Over the past year, the phrase "foreign fighter" has become part of the standard vocabulary for Middle East affairs, frequently used to describe the young men and women who traveled to Syria to join a bloody civil war. To a large extent, "foreign fighter" has become synonymous with the Sunni Muslims who join groups like the Islamic State or the al-Nusra Front.
Sunni Muslims are not the only foreign fighters in Syria, however. In a new report for the Washington Institute, titled "The Shiite jihad in Syria and its regional effects," Philip Smyth points to the growing yet largely ignored influence of foreign Shiite Islamists who have joined the fighting.
Smyth, a researcher with the University of Maryland, argues that Shiite foreign fighters have in fact played an overlooked role in the conflict, coming to the aid of Bashar al-Assad's government when it looked on the verge of collapse and helping the Syrian president win back vast amounts of land. "Foreign fighters were central to both the rapid turnaround on the front and the Assad regime’s continued survival," Smyth writes.
While the most notable groups to enter the fray are the Lebanese Hezbollah and a number of different Iraqi Shiite militias, the Washington Institute's report also points to more exotic Shiite foreign fighters, including a number from Afghanistan. There also appeared to be a number of cases of Westerners joining the Shiite Islamist cause in Syria: Last year, a Michigan man was arrested while attempting to join Hezbollah to fight in Syria, for example. (There have also been other high-profile accounts of Westerners going to fight for Assad – two L.A. gang members went last year – but their motivations were not religious).
The Shiite foreign fighters who head to Syria are motivated by a variety of factors, including a desire to protect the Shiite holy sites in the country (most notably the Sayyeda Zainab shrine in Damascus), protect vulnerable Shiite civilians, and out of a sense of duty to Assad's Alawite regime. However, the Washington Institute's report also argues that much of the influx of Shiite fighters has been orchestrated by Iran, the regional Shiite power, which has been directly involved and sent its own troops to oversee the fighting. "In a wider political sense, the real victor of the Syrian war and in Iraq has been Iran, a triumph for which the Islamic Republic has its militia forces to thank," Smyth writes.
Some of the efforts by Shiite Islamist groups echoes that done by Sunni groups. For example, Shiite Islamist groups use social media to recruit potential fighters: Potential fighters might be recruited directly on a social network like Facebook or directed to a phone number where they are given a brief interview.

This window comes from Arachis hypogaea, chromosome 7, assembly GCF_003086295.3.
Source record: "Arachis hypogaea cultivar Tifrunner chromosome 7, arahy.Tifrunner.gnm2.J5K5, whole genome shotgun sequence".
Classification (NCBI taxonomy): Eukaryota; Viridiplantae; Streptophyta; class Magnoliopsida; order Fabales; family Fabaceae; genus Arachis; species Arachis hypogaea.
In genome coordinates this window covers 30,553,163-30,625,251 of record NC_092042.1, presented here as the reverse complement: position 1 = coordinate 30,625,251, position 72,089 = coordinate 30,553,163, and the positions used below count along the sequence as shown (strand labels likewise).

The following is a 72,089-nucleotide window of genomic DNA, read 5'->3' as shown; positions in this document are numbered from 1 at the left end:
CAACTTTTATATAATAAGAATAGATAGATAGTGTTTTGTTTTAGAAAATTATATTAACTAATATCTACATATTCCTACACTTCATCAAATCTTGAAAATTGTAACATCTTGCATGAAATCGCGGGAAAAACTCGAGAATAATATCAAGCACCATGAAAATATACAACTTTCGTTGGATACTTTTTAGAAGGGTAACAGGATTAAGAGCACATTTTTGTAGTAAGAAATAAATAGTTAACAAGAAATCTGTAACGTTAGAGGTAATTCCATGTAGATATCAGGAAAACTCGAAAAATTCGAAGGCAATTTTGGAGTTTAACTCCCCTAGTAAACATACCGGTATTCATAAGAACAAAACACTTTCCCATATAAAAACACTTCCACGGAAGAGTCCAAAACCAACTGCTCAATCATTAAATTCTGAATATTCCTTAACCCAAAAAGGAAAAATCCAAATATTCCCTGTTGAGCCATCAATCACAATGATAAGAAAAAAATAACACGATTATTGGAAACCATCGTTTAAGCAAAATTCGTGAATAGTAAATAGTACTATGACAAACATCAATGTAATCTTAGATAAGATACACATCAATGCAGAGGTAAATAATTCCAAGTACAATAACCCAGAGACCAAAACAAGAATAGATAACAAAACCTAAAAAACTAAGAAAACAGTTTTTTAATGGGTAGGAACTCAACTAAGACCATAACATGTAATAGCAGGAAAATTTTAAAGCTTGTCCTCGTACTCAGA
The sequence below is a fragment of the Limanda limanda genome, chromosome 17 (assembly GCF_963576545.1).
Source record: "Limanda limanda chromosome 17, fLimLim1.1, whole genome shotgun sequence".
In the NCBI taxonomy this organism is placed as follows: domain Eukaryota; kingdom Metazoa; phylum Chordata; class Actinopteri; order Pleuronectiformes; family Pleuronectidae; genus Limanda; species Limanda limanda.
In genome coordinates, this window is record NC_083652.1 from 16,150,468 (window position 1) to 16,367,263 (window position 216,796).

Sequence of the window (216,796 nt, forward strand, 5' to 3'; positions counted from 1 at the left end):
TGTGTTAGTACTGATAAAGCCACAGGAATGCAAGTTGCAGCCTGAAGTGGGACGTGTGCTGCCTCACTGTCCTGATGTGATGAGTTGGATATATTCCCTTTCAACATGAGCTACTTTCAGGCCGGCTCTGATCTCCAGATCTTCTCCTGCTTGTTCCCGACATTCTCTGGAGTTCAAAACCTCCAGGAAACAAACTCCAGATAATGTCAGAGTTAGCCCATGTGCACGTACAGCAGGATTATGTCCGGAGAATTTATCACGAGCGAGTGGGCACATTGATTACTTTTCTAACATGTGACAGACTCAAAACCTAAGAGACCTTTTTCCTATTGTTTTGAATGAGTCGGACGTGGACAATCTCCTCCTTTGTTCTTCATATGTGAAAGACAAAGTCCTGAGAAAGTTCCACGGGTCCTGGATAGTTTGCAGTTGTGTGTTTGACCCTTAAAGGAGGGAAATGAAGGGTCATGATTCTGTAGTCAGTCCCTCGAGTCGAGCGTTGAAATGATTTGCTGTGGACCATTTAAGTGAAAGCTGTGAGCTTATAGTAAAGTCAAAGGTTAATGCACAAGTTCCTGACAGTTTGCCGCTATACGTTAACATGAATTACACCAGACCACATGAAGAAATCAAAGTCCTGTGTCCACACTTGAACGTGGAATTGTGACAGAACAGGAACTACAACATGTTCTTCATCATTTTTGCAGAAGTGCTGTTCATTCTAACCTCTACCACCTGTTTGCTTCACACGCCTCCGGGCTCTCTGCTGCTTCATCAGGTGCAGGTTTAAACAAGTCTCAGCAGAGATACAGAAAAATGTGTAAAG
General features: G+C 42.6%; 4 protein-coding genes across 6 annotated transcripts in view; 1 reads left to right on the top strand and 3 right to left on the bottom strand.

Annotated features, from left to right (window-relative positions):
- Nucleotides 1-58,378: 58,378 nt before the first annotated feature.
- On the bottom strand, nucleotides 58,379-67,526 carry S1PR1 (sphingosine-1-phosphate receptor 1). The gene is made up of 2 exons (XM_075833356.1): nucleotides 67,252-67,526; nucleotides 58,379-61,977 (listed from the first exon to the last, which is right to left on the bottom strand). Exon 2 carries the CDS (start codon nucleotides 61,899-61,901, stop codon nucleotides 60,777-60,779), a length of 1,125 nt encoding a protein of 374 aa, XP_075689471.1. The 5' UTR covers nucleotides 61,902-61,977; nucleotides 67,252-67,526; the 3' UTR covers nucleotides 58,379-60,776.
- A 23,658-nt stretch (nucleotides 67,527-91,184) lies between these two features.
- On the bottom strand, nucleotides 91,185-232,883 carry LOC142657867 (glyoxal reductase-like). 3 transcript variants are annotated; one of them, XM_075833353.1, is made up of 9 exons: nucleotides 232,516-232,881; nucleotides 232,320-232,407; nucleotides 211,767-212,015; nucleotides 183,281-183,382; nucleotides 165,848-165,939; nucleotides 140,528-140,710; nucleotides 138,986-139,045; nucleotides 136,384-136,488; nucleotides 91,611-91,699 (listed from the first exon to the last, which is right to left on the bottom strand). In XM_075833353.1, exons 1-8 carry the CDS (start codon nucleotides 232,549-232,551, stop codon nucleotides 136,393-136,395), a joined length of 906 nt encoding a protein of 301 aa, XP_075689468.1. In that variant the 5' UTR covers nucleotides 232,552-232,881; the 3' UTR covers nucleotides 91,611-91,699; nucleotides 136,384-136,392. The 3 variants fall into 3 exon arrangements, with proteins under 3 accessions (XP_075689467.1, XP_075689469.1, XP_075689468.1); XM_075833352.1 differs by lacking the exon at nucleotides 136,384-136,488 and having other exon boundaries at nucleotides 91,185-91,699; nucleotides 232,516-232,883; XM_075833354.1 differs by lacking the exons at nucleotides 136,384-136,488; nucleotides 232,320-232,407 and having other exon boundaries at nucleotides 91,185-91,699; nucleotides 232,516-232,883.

"It's both shocking and unnerving that while ISIS pages have been effectively targeted by Facebook, [pages related to Shiite groups like Hezbollah] have not only been left up, but more have been created," Smyth writes in an e-mail to The Post, using an acronym to refer to the Islamic State. "It certainly demonstrates a myopia in terms of focusing on extremist groups."
Smyth estimates there are around 5,000-7,000 Lebanese Hezbollah fighters in Syria at any one time and an additional 5,000-10,000 Iraqi Shiite fighters in the country, though he emphasizes that finding accurate figures for Shiite foreign fighters in the country is exceptionally hard. The number of Shiite Afghan fighters is smaller, probably in the hundreds, Smyth says, and there are probably a few thousand members of Iran's Islamic Revolutionary Guard Corps there.
These figures are comparable, though lower, than the number of foreign fighters estimated to have joined Sunni Islamist groups in Syria and Iraq, which is estimated to be around 20,000 in total.
To anyone closely following Syria's crisis, the presence of Hezbollah and other Shiite groups in the country won't come as a surprise (one Israeli study from over a year ago suggested Shiite fighters actually outnumbered Sunni fighters). However, the Washington Institute's report emphasizes that Western fears about Sunni foreign fighters, largely driven by concerns about the threat posed by their return, may have overshadowed important knock-on effects of Shiite foreign fighters in Syria.
Those effects are already being felt in Lebanon and Iraq and they could spread farther. And while these Shiite fighters are often fighting against the Islamic State, a group the United States seeks to destroy, they definitely do not see themselves as being on the same side as the United States or its partners.